Not everything we read off our favorite news sites and blogs makes us think — most sites give us bits and pieces of things that are meant to be taken as they are.
How many “OMG!” Yahoo articles, snarky opinion pieces and arresting news stories actually make you smarter? Aren’t we often more inclined to just pause and say, “This writer’s right,” than to question her?
Then we go around carrying our day’s fix of info, parroting the written facts as if they’re all that’s true. And therein lies the danger, especially now that information is more accessible than ever – now that it’s social, mobile, dirt cheap and democratic.
Some would even say we Millennials are “the smartest generation” because of this access, and teachers are already asking how they can adapt instruction to our unique learning skills. But the trouble comes when we fail to draw the line between information and education.
While it’s easy to agree we have too much of the former, the latter is inarguably more valuable. Education, after all, is a fundamental right and key to full human progress. If we call for quality, accessible education from our social institutions (government, schools, church, family), I don’t think we should demand anything less than that same quality and accessibility from the media, the so-called “Fourth Estate,” as providers of information.
I asked a professor in the university I work for a question I thought was crucial: “Can you say that if media make people think critically and education does not, media are better than education?”
“Definitely,” she answered. “But if education doesn’t make you think critically, it’s not education, it’s just information.”
ABC News can teach ABCs?
The idea of having media products to educate and not just inform, however, poses questions for those like me who studied journalism. Do we have to reformat the way we’re supposed to write news, cover events and research?
The answer is no. We stick to what we know, only while keeping in mind the real needs of the public. And education (fostering inquiries and higher-order thinking, discovering truths) is a grave need, is it not?
Covering opposing sides of the story for the sake of informing the reader should not be enough. Journalists mustn’t “validate fools (politicians, leaders) by always going back to them (because) in that way new people and new ideas and new thinking are shut out,” said British journalist Alan Davis.
Being balanced in reporting is good, but if we want to educate, news stories shouldn’t just voice the opinions of various stakeholders. Journalists must package first-hand statistics and data, integrate and simplify pedantic trails of information and trace scattered facts.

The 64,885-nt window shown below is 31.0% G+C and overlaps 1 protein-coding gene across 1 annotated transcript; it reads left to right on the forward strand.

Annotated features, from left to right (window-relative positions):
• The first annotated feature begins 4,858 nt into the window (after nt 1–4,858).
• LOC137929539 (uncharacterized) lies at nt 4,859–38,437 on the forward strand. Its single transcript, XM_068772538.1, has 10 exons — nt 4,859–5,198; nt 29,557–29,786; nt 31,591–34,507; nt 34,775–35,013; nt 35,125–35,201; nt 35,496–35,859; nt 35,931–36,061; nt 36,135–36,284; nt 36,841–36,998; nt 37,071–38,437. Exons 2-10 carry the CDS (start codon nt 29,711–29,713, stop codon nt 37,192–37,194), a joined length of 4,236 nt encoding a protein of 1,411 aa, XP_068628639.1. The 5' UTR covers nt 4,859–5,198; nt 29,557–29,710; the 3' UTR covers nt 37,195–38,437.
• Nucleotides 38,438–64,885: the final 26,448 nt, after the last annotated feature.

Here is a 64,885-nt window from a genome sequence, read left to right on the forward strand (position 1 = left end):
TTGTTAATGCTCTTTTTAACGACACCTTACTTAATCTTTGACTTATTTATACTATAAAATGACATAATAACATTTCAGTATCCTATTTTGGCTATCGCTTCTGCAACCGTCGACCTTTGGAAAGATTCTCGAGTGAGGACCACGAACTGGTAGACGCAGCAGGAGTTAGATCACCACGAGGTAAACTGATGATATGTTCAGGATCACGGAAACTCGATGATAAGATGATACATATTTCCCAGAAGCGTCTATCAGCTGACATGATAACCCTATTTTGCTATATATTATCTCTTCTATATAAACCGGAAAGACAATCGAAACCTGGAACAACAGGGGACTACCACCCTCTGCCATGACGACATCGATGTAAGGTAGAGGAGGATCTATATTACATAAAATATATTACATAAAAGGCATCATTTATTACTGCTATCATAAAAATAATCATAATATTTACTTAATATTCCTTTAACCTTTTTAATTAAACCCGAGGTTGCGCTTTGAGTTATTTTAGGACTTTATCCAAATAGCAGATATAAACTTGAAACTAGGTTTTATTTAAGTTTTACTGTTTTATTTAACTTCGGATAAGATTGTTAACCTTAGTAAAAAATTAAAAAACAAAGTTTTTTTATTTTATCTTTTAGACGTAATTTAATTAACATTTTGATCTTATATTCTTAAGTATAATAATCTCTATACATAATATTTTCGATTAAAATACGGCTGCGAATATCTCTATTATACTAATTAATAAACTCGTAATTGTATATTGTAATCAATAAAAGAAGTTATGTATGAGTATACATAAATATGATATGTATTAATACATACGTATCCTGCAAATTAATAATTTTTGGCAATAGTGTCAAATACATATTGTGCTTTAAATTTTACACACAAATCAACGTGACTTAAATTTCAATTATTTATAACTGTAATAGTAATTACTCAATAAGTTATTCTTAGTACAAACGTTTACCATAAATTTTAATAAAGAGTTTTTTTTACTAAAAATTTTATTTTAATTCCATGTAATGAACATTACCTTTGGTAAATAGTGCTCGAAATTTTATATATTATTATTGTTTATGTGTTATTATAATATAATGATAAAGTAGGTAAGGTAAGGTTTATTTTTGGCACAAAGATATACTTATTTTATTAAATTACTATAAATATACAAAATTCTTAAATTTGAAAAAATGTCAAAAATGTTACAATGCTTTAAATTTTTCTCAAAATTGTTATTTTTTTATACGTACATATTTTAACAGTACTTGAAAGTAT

And my enumeration goes on. Great journalism, such as the Watergate series, goes in-depth and is untainted by popular opinion (and expectation, for that matter), sober in choosing angles and includes the possible effects of an issue in a wider perspective. In short, great journalism applies the standards of well-thought out reporting and lets audiences infer a stance instead of shoving it down their throat.
A counter example is the recent coverage of Pope Benedict XVI’s so-called “revolutionary” views on condom use, based on some quotes in a newly released book taken out of context. Starting from the Vatican’s own L’Osservatore Romano, then given undue highlight by the Associated Press and the BBC, it spread like fire to local news stations, which made it a banner story for the day. Worse was that people who read such stories foolishly took it further and used it to justify political motives. See what I mean by uncritical journalism that spawns uncritical readers?
So, while given the truth that the Pope – and the Catholic Church – has no approval for it whatsoever, the media picked this up only afterward and buried it on page 10.
Watching the watchdog
Media products like the news, in many ways, are cheaper than formal schooling and are the only continuing source of knowledge for those no longer enrolled. The press must do its part to contribute to their audiences’ intellectual and cultural growth. But first, we as audiences have to tell them when they’re wrong.
I sent a tweet to our daily national broadsheet to slap them for sensationalizing a story, and they sent back a tweet defending themselves the day after. And many times, they acknowledge compliments.
Today’s tools make this feedback mechanism way easier. We can choose several channels to get our message to the press. We Millennials should know.